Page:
WASHINGTON — Touting Oregon’s efforts to combat the opioid crisis, Gov. Kate Brown told a U.S. Senate committee Thursday that states need the federal government to step up its efforts by providing more money and moving beyond punishment of drug users to prevention.
“Right now, the federal government recognizes the problem but is focused on punishment,” Brown said. “That leaves us — the states — to right the wrongs of a war on drugs.”
Testifying before the Senate Health, Education, Labor and Pensions Committee, Brown suggested federal health officials should take three approaches: improving data sharing between federal and state authorities, rejecting the punitive approach to addiction and making generic overdose prevention drugs more available.
Sen. Johnny Isakson, R-Ga., agreed prevention is just “as important as enforcing the law to arrest people.” He lost his grandson to addiction in 2016. “I lost my oldest grandchild to an overdose the day before he was to receive his summa cum laude diploma from Georgia Southern University in mathematics. He had had a problem. It had been years ago. He had been clean. He’d done everything he needed to do. He’d rehabilitated — and then one exposure took his life.”
Isakson also pushed for better education about the dangers of opioids, calling it “the key” in combating the crisis and citing his experience with pain management after back surgery.
“Fortunately, I’d heard everything that was going on up here, so I knew a lot of things to do and not to do,” Isakson said. “Tylenol worked pretty doggone well, and hydrocodone can kill you.”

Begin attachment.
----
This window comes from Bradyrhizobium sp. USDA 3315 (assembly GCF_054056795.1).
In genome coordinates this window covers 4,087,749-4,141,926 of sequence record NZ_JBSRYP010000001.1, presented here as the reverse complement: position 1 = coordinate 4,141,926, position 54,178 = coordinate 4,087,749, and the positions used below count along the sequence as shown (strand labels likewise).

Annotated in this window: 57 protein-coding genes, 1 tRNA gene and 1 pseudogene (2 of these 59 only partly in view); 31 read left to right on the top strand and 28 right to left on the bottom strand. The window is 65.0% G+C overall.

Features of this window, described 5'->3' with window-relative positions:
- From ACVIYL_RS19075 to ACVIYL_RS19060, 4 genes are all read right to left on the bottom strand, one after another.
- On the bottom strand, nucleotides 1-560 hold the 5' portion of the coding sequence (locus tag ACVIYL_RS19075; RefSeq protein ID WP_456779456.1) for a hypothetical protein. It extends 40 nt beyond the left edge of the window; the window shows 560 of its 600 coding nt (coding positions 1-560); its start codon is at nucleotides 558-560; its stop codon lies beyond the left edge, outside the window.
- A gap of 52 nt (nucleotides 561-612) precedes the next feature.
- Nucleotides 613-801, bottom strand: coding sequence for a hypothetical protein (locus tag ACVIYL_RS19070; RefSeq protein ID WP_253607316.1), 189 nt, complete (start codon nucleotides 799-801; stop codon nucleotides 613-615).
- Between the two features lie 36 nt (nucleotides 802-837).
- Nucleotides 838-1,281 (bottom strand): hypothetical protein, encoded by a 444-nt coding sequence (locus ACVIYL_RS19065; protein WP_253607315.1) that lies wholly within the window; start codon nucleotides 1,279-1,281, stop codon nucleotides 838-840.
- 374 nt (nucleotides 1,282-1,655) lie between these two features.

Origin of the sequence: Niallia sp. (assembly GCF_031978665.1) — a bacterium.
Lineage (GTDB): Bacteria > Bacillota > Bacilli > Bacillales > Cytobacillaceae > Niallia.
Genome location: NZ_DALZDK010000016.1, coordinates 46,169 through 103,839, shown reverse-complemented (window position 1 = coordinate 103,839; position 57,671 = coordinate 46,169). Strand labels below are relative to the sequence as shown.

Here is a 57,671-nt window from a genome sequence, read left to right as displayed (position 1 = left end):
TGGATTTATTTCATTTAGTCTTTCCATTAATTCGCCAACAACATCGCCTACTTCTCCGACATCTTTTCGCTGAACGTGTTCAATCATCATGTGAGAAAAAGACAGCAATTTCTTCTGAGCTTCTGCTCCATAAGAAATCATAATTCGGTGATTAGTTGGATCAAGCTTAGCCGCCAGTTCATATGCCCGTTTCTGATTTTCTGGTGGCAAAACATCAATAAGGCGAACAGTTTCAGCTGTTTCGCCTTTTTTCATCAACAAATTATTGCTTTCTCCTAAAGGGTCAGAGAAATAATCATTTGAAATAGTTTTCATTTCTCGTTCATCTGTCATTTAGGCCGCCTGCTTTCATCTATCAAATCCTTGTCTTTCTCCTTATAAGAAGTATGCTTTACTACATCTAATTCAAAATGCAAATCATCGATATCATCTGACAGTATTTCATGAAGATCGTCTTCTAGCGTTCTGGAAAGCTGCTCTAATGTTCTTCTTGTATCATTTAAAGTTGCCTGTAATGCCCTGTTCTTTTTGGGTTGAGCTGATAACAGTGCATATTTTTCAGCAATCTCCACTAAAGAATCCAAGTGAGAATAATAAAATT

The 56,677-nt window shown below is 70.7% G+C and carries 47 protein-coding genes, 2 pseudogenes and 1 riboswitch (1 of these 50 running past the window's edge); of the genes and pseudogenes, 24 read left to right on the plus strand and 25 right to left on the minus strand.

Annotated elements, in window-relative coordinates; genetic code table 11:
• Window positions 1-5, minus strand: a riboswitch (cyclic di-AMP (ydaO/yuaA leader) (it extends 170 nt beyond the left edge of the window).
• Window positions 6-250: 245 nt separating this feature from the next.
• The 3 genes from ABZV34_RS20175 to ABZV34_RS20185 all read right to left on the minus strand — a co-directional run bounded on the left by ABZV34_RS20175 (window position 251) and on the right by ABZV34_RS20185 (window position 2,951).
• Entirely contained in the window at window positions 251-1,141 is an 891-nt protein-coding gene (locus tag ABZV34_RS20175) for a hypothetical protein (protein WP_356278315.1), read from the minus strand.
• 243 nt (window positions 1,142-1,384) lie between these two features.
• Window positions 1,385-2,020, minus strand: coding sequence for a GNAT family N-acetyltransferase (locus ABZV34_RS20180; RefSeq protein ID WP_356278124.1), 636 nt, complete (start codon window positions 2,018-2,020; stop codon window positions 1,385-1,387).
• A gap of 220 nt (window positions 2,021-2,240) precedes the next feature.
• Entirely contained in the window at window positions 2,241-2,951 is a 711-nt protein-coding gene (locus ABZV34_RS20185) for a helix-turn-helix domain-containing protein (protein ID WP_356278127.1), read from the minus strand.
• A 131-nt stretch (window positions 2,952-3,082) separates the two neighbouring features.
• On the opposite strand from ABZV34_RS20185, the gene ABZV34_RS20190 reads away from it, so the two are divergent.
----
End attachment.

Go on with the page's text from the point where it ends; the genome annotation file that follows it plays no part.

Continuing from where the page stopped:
In response, Brown said Oregon is focusing on education and prevention and that additional federal resources “would be extremely useful.”
“We want to make sure that our students have access to comprehensive mental health services, behavioral health services, in every single school across the state of Oregon,” Brown said. “These drugs are coming on so quickly, and they’re so dangerous that it’s hard to get the word out.”
Brown also cited a new state program that ensures a “warm handoff” by having a peer mentor for opioid users in the emergency room to prevent relapses.
“Folks go into emergency rooms having overdosed, we having just saved their lives, and what I’ve heard is they go to the next room, the next bathroom, and end up using right away,” she said. “We can have a peer mentor in the emergency rooms to help people get directly into treatment and recovery.”
Brown also stressed the importance of access to adequate treatment programs, saying a residential program helped her stepson recover from his addiction, but only after a long battle with her insurance company to ensure it would cover the costs.
“My stepchild started abusing drugs in high school,” Brown said. “He needed an immersive treatment program, but our insurance policy stood in the way. He had to go through two separate outpatient and inpatient treatments — and relapses — before our insurance would cover the residential program he desperately needed.”
Sen. Elizabeth Warren, D-Mass., said drug companies created the opioid crisis and should be held accountable. She cited a case involving Insys Therapeutics, which developed a fentanyl spray that was only approved for cancer patients in severe pain by the Food and Drug Administration.
“It turns out there just weren’t enough of these cancer patients for the company to make buckets of money,” Warren said. “And so it started illegally marketing the drug to people with milder forms of pain and bribing doctors to overprescribe it.”
Oregon, along with many other states, sued Insys. In 2015, Oregon was the first to reach a settlement.
“We received a little over a million dollars,” Brown said. “Over half of it went directly to opioid, substance abuse treatment and recovery.” A portion of it went to Oregon Health & Science University, she said.
Responding to a question from Warren, Brown said that in cases like Insys, she supports punishing the executives of drug companies.
Committee Chairman Lamar Alexander, R-Tenn., said it will send legislation to combat the crisis to the full Senate for a vote soon.